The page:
Read it in chunks and implement implement implement. Great, practical advice.
This book makes me think of Guerilla Marketing but on digital steroids. Jim takes a new look at the marketing environment and has found ways to get around a great deal of the traditional marketing expenses we expect to pay. He doesn’t fully discount them, which I have to give credit for. It would be easy to dismiss traditional methods, but Jim simply suggests alternatives that wouldn’t cost as much.
The core of Jim’s methods involve content, interaction, relationship building and reputation management through digital methods. I love that he walks us first through the importance and impact of various methods and then on how we can baby-step our way into creative useful content.
One of the things that most stuck out to me was his way of viewing titles like ‘Author’ and how more of us should be using that as part of our job description. I’m actually writing a book, so that might not be as relevant to me as others, but it was interesting. I also liked his solid advice on building relationships through forum participation, blog comments and ‘friendly stalking’ via Google Alerts.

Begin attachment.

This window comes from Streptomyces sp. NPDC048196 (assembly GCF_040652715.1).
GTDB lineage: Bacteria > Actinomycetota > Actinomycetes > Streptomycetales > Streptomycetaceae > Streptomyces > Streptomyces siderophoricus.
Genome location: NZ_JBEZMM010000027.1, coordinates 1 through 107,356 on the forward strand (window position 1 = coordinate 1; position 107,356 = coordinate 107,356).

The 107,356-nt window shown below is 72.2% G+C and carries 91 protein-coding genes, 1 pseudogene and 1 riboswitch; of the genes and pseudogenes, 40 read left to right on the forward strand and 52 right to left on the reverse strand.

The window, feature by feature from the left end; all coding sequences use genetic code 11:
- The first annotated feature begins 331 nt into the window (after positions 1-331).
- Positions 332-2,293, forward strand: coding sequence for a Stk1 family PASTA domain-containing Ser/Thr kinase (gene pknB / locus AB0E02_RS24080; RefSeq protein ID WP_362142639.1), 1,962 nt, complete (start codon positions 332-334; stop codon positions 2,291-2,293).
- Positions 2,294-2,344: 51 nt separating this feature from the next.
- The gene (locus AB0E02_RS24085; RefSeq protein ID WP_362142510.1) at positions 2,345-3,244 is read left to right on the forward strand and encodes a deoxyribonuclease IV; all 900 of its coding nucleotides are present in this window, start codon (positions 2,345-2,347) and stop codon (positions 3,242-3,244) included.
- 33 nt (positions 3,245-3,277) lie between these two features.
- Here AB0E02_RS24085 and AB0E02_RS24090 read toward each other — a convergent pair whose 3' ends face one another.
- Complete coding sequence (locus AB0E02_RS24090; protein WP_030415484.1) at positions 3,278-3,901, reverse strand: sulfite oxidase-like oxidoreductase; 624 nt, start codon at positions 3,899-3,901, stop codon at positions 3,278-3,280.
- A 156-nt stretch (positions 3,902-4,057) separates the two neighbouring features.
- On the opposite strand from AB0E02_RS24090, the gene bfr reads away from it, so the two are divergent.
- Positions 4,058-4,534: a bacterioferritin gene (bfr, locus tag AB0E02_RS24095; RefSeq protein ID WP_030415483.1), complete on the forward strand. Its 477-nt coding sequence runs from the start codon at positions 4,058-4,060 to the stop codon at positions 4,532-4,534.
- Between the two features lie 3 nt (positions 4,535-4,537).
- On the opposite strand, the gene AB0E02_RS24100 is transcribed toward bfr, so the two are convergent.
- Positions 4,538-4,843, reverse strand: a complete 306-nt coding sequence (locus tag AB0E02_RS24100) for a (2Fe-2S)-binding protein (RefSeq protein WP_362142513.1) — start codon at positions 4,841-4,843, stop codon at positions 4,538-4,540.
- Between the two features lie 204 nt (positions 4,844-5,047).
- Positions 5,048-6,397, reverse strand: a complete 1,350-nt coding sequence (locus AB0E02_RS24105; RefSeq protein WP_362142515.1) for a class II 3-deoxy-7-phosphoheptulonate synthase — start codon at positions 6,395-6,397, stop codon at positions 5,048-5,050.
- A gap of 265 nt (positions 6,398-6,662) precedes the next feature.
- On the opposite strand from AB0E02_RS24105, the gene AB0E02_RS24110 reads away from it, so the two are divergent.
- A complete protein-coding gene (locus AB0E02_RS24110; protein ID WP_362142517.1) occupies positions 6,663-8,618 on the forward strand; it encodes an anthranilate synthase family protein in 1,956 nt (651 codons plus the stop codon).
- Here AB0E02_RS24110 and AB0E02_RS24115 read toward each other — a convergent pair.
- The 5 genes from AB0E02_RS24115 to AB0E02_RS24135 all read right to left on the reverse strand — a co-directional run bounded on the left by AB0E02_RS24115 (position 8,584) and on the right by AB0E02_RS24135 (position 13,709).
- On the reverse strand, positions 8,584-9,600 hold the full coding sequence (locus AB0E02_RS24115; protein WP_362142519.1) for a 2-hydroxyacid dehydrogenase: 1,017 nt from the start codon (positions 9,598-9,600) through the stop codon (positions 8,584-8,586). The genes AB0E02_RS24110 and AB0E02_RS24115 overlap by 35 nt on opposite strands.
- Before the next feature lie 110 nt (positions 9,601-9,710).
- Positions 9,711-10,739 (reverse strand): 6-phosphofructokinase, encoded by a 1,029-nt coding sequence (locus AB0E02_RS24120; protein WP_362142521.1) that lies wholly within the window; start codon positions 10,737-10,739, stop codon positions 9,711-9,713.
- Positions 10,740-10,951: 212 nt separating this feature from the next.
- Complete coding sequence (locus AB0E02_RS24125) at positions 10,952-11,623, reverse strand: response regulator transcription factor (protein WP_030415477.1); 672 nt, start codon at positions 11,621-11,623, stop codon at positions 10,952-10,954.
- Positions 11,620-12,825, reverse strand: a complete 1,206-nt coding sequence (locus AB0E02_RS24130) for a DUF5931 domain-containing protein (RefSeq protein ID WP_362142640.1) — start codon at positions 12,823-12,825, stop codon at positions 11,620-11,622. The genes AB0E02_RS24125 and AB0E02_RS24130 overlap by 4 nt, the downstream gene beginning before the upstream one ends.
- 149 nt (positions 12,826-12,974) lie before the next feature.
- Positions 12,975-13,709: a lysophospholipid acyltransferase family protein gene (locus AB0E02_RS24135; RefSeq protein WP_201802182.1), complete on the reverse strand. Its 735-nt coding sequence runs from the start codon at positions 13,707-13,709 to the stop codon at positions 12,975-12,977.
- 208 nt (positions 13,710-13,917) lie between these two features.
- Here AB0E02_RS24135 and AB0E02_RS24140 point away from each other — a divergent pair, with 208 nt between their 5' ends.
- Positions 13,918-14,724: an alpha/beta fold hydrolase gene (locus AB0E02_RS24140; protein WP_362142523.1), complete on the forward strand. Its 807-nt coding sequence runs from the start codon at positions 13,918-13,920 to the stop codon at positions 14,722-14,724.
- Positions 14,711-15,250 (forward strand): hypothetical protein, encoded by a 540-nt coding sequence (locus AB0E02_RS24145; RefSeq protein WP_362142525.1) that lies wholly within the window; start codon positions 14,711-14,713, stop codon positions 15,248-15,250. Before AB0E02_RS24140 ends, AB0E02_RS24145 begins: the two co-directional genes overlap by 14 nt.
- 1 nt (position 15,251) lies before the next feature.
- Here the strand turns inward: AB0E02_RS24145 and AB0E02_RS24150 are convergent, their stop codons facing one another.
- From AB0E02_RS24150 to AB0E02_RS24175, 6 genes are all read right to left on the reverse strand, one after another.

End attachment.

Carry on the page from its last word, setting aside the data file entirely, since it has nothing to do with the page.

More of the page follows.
The most useful part about this book is Jim’s references to various free or cheap services and tools we can use. Better, you can find many of those resources and the most current updates on those resources or new options at his book’s website 101freemarketing.com.
This is a book worth keeping and re-reading as you run out of ideas for content creation and building of customers and leads. It’s not easy, but it will be worth your time.
If there was one thing I would lament about this book missing is the physical aspect. There’s not much about networking or building one-on-one relationships with people in person. There is a lot that digital media can replace, but personal contact should always be considered, especially with more local-oriented businesses.
Check out this book, all proceeds go to charity so it’s a double win if you ask me.